The facility is also home to the Lockheed Martin-operated PC-21 simulator, or flight training device (FTD). From the outset students will use the sim to develop both their aircraft handling and flight and system management skills before they take a seat in a real aeroplane.
A third area contains logistic support and maintenance facilities. Well thought out, the maintenance area offers ground crews undercover facilities and respite from the Victorian winter. Additionally, should significantly adverse weather be forecast, the building is designed that with rearrangement, all 22 PC-21s to be based at Sale can be moved indoors to take shelter. It is past this maintenance area where crews will digitally sign for their aircraft before moving onto the apron and the awnings beneath which the PC-21s will await at the ready.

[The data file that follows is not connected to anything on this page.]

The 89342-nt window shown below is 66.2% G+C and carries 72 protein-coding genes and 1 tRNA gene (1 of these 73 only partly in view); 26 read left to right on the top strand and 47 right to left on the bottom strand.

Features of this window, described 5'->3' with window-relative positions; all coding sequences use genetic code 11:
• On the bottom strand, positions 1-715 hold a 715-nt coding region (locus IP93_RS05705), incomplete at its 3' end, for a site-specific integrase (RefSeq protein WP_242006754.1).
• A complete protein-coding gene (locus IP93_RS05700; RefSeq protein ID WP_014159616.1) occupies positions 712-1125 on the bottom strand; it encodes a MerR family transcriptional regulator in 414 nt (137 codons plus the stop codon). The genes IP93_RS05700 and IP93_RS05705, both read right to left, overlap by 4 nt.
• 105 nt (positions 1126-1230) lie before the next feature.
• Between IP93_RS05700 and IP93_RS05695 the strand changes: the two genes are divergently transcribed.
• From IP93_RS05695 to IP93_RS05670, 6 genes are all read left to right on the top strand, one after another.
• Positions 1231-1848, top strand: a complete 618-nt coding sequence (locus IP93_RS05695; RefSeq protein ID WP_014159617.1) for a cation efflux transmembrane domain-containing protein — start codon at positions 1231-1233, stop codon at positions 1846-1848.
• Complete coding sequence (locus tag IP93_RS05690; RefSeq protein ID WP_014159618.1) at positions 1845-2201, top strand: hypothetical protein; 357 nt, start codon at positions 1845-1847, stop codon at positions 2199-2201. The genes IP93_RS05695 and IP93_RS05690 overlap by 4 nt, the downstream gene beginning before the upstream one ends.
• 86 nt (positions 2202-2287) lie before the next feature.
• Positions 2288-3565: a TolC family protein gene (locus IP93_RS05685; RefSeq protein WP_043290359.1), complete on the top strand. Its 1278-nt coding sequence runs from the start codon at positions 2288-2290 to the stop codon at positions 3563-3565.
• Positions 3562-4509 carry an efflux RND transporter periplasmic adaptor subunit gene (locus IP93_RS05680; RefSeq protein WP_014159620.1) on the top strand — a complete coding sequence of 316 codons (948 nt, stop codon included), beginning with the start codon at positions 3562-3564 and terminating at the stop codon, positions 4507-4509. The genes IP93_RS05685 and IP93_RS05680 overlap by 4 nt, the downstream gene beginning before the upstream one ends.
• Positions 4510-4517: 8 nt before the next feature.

The entire site is logically laid out and will be very well equipped when it is complete. Its design directly addresses the fact that the learning process in the modern age is a different proposition and that commencing flight training on the impressive Pilatus PC‑21 calls for a new approach to training. But as impressive as the facilities are, it is just one element in the new training path and therein lies the key.
Step by step
Change and challenge have always travelled together. At first glance, the concept of new pilots undertaking their first training flights in a PC-21 seems akin to a first-time athlete lining up at the Olympics. However, under the new training system a great deal will take place before any flight occurs, with the intelligent use of training aids and a graduated process key to reducing a leap to carefully measured steps.
The first of those steps will take place on a laptop, or personal learning device (PLD). Pilatus software takes the student through an interactive PC‑21 systems course, offering the ability to not only read a description but sight the operation of the system and the cause and effect of actioning a switch.